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Tonight at Ten, victims of modern slavery in every large town
The National Crime Agency says tens of thousands
of people are being held against their will and exploited.
It's horrible, I tell you it's just horrible.
Even now I just feel like, my heart starts beating a little bit.
I'm arresting you on suspicion of modern slavery.
The scale of modern slavery in Britain is much bigger
than previously thought, say the authorities,
with hundreds of police investigations under way.
They're getting limited finances that are coming
from and controlled by the boss, their living accomodation
is being controlled by the boss, and the boss has taken their ID
We have a special report on the teams trying to rescue
the victims and track down the perpetrators.
President Trump steps up his warnings to North Korea
as he spells out the consequences of any plans to attack.
Because things will happen to them like they never thought possible.
Supermarkets withdraw some products after 700,000 potentially
contaminated eggs get into the British food chain.
Badly injured in the Manchester bombing, the couple who've spent
And no fairytale ending for Botswana's star sprinter -
as he finishes short of the mark in the 200m final.
He made it to the 200 metres final despite illness. Coming up in
Sportsday, we'll have a full round-up from the World Athletics
Championships including battery and a Johnson-Thompson in the high jump.
-- including Katarina Johnson-Thompson in the high jump.
Slavery, trafficking and sexual exploitation can be found in every
major city across the UK and the scale of the crime is much
That's the warning from the National Crime Agency.
It says the number of people affected by modern slavery
across Britain is thought to be in the tens of thousands,
and people may encounter victims in everyday life without realising.
More than 300 police operations are currently targeting
the criminals involved, and in the months of May and June,
Our UK affairs correspondent Jeremy Cooke has been given
exclusive access to teams working to combat modern slavery.
I should warn you that his report contains flashing images.
Martin is an investigator with the charity Hope
for Justice, a team dedicated to fighting modern slavery.
It looks like they've been exploited for a period of time.
You're looking at the first moments of freedom for a Polish couple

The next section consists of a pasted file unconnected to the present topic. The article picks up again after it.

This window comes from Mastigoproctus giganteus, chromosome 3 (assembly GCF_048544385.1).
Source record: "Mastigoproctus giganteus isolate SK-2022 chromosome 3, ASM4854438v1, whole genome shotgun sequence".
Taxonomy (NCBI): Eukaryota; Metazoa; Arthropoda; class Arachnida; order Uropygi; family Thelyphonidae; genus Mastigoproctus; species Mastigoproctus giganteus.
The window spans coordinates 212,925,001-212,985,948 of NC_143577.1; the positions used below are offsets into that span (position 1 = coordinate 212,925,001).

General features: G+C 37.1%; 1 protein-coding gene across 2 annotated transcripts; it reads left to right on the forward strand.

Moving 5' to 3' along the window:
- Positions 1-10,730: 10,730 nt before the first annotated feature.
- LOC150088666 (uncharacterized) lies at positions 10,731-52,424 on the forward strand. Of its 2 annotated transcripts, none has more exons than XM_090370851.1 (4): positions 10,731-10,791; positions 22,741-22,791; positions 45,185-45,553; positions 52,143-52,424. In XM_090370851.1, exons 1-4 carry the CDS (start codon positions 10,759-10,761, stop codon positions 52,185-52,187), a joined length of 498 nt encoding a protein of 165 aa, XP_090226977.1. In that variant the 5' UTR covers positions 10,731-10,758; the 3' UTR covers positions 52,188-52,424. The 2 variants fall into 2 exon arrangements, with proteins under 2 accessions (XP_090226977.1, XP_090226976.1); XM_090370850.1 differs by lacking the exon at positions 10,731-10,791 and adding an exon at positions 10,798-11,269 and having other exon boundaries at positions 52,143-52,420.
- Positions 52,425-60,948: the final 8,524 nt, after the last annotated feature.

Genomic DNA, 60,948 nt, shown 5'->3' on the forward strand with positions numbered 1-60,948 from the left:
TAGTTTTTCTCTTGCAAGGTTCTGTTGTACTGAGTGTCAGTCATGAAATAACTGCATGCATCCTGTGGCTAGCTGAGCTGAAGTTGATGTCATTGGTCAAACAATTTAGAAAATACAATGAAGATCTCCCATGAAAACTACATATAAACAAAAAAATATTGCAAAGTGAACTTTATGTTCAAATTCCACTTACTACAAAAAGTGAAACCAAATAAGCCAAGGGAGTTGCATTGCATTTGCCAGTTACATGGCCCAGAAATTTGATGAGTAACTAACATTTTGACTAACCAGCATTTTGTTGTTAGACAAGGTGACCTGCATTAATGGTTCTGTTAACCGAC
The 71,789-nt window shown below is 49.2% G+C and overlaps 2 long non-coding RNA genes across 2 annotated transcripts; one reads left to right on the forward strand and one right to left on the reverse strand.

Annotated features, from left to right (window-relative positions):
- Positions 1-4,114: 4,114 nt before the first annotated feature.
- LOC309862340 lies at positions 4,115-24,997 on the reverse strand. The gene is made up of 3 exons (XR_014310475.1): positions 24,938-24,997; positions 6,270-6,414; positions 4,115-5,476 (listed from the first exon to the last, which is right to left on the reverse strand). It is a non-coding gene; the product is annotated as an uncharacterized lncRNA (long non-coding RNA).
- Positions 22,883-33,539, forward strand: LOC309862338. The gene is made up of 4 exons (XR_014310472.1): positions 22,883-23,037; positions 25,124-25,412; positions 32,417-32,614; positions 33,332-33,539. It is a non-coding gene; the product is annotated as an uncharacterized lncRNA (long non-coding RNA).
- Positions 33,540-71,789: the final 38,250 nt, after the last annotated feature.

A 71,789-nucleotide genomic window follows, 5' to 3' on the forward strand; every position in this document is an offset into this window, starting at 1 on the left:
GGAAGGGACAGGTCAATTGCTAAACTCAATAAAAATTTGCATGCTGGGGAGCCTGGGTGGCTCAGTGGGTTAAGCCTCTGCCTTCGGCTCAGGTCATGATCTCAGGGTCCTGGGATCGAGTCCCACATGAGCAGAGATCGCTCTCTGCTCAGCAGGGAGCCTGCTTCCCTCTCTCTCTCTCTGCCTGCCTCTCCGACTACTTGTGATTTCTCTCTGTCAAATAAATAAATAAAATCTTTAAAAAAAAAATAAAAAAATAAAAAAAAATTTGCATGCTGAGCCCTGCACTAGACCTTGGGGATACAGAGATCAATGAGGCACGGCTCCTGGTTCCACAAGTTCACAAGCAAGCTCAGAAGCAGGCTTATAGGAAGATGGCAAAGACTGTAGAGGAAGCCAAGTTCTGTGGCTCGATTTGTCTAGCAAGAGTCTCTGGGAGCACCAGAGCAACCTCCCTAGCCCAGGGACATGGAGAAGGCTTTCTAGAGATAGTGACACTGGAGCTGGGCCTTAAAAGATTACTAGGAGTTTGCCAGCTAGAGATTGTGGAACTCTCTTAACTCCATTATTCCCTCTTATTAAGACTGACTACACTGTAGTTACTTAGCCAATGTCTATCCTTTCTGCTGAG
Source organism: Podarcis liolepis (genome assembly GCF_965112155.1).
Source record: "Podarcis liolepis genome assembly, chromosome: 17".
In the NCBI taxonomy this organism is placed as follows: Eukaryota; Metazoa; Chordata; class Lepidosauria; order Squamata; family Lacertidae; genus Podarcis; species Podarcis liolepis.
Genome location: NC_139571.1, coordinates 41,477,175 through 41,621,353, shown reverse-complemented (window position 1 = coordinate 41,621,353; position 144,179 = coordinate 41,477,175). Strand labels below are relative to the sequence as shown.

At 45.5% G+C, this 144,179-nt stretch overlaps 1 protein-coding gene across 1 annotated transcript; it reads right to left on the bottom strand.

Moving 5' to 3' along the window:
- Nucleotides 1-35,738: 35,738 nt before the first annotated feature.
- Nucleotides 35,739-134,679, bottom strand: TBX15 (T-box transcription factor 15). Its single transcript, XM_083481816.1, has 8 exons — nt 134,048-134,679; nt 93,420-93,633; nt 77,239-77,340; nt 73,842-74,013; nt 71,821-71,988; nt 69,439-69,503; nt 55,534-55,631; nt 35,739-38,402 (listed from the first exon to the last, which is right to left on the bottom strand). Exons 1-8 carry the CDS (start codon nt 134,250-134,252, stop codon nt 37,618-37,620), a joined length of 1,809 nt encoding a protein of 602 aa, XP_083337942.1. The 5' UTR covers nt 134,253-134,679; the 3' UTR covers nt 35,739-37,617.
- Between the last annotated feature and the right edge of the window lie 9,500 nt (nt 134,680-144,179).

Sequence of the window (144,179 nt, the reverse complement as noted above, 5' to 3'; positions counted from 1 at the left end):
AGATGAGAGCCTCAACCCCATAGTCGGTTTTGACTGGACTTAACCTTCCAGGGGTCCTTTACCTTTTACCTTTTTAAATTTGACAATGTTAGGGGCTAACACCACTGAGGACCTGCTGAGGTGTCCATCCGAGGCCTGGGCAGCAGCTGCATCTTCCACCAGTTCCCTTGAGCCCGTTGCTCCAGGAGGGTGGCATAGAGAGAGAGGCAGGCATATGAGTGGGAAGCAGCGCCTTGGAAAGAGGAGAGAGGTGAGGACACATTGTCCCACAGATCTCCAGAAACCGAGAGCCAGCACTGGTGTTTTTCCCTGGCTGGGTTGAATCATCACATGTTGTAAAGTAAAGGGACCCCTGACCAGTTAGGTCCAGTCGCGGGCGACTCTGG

desperate enough and brave enough to run from those who trafficked
Tonight we report on how modern slavery destroys lives.
Those dedicated to stopping the traffickers know the road
Some of the individuals have been through horrific experiences.
They're living in horrendous conditions and all this is to keep
them in line so that they don't even think about escaping.
The police and Hope For Justice investigators find trafficking
and slavery across the country, from building sites to brothels,
What's happened to you is not OK and it's actually a crime.
An ancient crime, in Britain, in 2017.
Filthy living conditions, long hours, slave wages.
I do, yeah, just purely from what's happening to them.
They're getting limited finances, they're controlled by the boss.
Their living accommodation is controlled by the boss
and the boss has taken their ID and passport documents,
so they have no means of leaving even if they wanted to.
Some victims are constantly on the move, used as objects
for backbreaking work, controlled by fear.
This man is being supported by the Palm Cove charity
after suffering four months of hard labour, for ?140.
It's just horrible, I tell you, it's just horrible.
Even now I just feel like my heart starts beating a little bit.
You could have opened the door and walked out.
I don't know, I don't know, I was scared, scared.
What was going to happen if he comes after me.
So they've got the pin code and the card.
Back in Bradford our Polish couple are finally into safety,
just beginning to find the confidence to tell the team
Of his long hours on the building sites, of her endless shifts.
It's the traffickers, tracking them down.
When we're going to see each other, we're going to have a talk.
I'm giving you my word of honour that we will see each other
and when we see each other we're going to talk.
We've heard them making indirect threats to them over the phone.
What we're doing today is recovering human beings.
And for those who can't run, the best hope is rescue.
Simultaneous raids on two backstreet brothels.
The modern slavery unit, acting on intelligence that young,
Eastern European women are being exploited as prostitutes.
The priority is to get to the women, to reassure them.